Rockefeller Fund CEO: We're getting out of fossil fuels investments

Story highlights

  • The fund created by the grandsons of the Standard Oil founder sees a bleak outlook for coal and oil
  • Divesting stocks in the industry is morally right and financially sound, says Stephen Heintz

Stephen Heintz has served as president of the Rockefeller Brothers Fund since 2001. The RBF is an international foundation supporting social change to create a more sustainable and peaceful world. The opinions expressed in this commentary are his.

(CNN)The bankruptcy of Peabody Energy, the world's largest publicly traded coal company, shows just how hard it is for coal firms and their backers to make money in a world transitioning to cleaner fuels.

But it's not just coal that faces an existential crisis. Eventually, all fossil fuel firms will face the same pressure that brought down Peabody.
    The Rockefeller Brothers Fund used to invest in fossil fuel. Created by the grandsons of Standard Oil founder John D. Rockefeller, fossil fuel was a familiar space.
    Yet we've recently decided to sell all our shares in fossil fuel companies — not just coal, as has been fashionable of late — but oil and gas as well.
    For us, it's not just a moral imperative, but it makes good financial sense.
    Getting out of coal was easy. Mining coal leaves mountains with no tops, pits of contaminated waste, and streams so acidic that no fish can live. Burning it is one of the single greatest contributors to greenhouse gases. Plus, it poisons our people. Each year pollution from coal-fired power plants kills an estimated 13,000 Americans.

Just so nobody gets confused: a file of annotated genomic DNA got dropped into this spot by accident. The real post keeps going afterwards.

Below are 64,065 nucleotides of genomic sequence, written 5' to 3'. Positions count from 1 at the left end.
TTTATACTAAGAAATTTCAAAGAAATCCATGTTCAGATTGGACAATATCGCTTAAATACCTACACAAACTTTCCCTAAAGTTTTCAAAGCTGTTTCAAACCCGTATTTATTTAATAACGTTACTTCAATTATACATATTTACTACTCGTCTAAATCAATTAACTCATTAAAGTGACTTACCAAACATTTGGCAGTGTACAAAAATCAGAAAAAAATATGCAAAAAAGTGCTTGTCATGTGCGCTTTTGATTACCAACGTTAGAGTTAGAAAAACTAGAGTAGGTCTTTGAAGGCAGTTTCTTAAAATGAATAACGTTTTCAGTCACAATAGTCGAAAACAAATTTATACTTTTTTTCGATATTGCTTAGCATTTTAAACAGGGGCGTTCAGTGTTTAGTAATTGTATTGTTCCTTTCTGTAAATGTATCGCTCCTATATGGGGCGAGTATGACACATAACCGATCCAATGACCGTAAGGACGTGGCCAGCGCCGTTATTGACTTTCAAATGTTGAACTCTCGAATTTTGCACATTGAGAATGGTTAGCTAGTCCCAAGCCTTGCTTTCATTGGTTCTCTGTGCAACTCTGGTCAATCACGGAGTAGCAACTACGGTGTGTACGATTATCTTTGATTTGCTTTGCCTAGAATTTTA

Dumping coal stocks also saves money. Nowhere is this more apparent than Peabody. In 2011, the company's stock was worth over $1,000 a share. Now it's worth nothing.
    It's not just Peabody. Market Vectors Coal ETF — a basket of coal company stocks — has lost 85% over the same period. Selling coal was a smart financial decision.
    Now a similar situation is playing out for oil and gas. The same forces that helped curtail coal use are now aligning against the other fossil fuels, even as natural gas makes a bid to replace coal as the nation's dominant fuel for making electricity.
    Just as concerned citizens packed utility board hearings, wrote countless letters to local politicians, and organized community opposition to dirty coal plants, they'll do the same to oil and gas. They've already blocked the Keystone Pipeline expansion and helped persuade the Obama administration to take large parts of the Atlantic Coast off the table for drilling. It's getting harder and harder to persuade the public to allow more dirty energy infrastructure.
    And just as mercury regulations helped close all those coal plants, new regulations to cut carbon pollution will curtail the use of oil and gas. If the world wants to keep global warming in check, there's no way those companies will be allowed to burn all the reserves currently baked into their share prices. Even at today's depressed prices, oil and gas companies are overvalued.
    But most importantly, just as coal was driven from the market by cheaper, cleaner burning natural gas, so, too, will oil and gas be driven away by renewables.
    For generating electricity, wind and solar are cleaner and quickly becoming cheaper than even natural gas.
    For vehicles, one needs to look no further than the amazing sales of Tesla's $35,000 Model 3. Over 325,000 cars worth $11.4 billion were ordered in the first week alone, the single biggest one-week launch of any product ever, according to Tesla.
    It's easy to see why. Electric vehicles are faster than conventional ones. They're also quieter and more comfortable, and they break down less. Quite simply, they are a better product.
    We are in the midst of one of the largest transitions history — the transition from dirty energy to clean. There's a lot of money to be made, and a lot of money to be lost. As the head of a foundation that supports social change, I'm happy we've divested fossil fuels stocks to help the planet and its people. As an investor, we're moving out of fossil fuel stocks to make sure our money is on the side that wins.